Even more naïve is Batiste’s expectation that, with more troops, the United States can miraculously wish his list of goals into being. But most of Batiste’s suggestions have already been tried and have come up short. Adding more troops will merely accelerate the top-down brand of military socialism that has already failed in Iraq. Even if more U.S. troops would help the situation, where would they come from? Independent analysts have determined that even the current level of U.S. forces in Iraq is unsustainable in the long-term.

In contrast to these Pollyanna recommendations, the Democrats are less naïve than they first appear. They realize that the Iraqis already know the United States will develop war fatigue and leave. The Iraqi groups who are fighting can read U.S. public opinion polls. The Democrats also understand that the United States has lost the war, but just can’t say it. The growing violence in Iraq is likely to get much worse, regardless of whether or not U.S. troops are there. The real question is whether we want U.S. troops to be in the middle of a full-scale civil war. Cutting our losses and withdrawing before many more young Americans are killed or wounded is the smartest course.

But what about the Iraqis who are left to deal with the chaos that the U.S. invasion and occupation has created? To give Iraqis the best chance of ending the violence and recovering from the war, a U.S. timetable for withdrawal should be combined with a formal partition of the country. At this point, Iraq is already essentially partitioned—with militias providing local security in many areas. In addition, the vast majority of Iraqis don’t want to live in a unified Iraq. Only the Sunnis want a unified country because they don’t have much oil in their area. A timetable for a U.S. withdrawal would pull out the last prop under what is basically a Shi’ite/Kurdish government and encourage those groups to share oil or oil revenues with the Sunnis. In addition, a U.S. pull out would end Sunni violence against the foreign occupier.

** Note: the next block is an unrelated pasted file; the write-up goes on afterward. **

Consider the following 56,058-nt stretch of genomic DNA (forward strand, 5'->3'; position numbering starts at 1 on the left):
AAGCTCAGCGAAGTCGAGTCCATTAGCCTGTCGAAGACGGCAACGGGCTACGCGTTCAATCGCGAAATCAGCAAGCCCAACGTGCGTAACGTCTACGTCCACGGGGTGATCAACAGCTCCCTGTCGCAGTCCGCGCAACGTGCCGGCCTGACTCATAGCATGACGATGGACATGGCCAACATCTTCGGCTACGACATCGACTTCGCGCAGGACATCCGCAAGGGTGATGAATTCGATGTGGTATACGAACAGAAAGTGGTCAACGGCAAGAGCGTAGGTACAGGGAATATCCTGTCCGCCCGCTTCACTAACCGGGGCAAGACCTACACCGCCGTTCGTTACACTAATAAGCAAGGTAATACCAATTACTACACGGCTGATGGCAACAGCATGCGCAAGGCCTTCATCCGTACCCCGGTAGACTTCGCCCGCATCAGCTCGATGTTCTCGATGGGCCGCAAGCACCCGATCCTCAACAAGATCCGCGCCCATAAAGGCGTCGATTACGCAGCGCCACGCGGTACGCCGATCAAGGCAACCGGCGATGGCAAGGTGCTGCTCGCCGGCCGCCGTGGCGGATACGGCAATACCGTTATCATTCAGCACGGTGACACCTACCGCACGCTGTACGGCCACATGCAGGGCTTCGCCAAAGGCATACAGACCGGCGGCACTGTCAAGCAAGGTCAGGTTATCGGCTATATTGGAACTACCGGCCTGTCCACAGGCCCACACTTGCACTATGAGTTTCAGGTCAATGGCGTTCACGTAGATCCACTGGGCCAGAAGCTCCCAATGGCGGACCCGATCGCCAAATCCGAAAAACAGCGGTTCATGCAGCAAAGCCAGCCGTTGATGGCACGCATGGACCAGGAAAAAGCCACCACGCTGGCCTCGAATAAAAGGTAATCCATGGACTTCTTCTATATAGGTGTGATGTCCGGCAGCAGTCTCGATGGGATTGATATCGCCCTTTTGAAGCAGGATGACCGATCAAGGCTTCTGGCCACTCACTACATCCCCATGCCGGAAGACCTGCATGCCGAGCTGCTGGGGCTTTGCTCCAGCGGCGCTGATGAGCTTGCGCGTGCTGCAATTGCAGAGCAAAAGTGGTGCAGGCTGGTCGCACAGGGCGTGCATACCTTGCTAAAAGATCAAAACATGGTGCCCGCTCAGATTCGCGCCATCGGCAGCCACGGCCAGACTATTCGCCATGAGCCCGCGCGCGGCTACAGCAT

Codifying the existing partition and decentralizing the Iraqi government would reduce the Shi’ite/Sunni violence, because each group fears that the other group would use the national government apparatus to oppress it. A perfect example is the anti-Sunni violence perpetrated by Iraqi security forces being infiltrated by Shi’ite death squads.

Thus, the Democratic proposal for withdrawal, coupled with a partition, is the best hope for Iraq.


Ivan Eland is Senior Fellow and Director of the Center on Peace & Liberty at The Independent Institute. Dr. Eland is a graduate of Iowa State University and received an M.B.A. in applied economics and Ph.D. in national security policy from George Washington University. He has been Director of Defense Policy Studies at the Cato Institute, and he spent 15 years working for Congress on national security issues, including stints as an investigator for the House Foreign Affairs Committee and Principal Defense Analyst at the Congressional Budget Office. He is author of the books Partitioning for Peace: An Exit Strategy for Iraq, and Recarving Rushmore.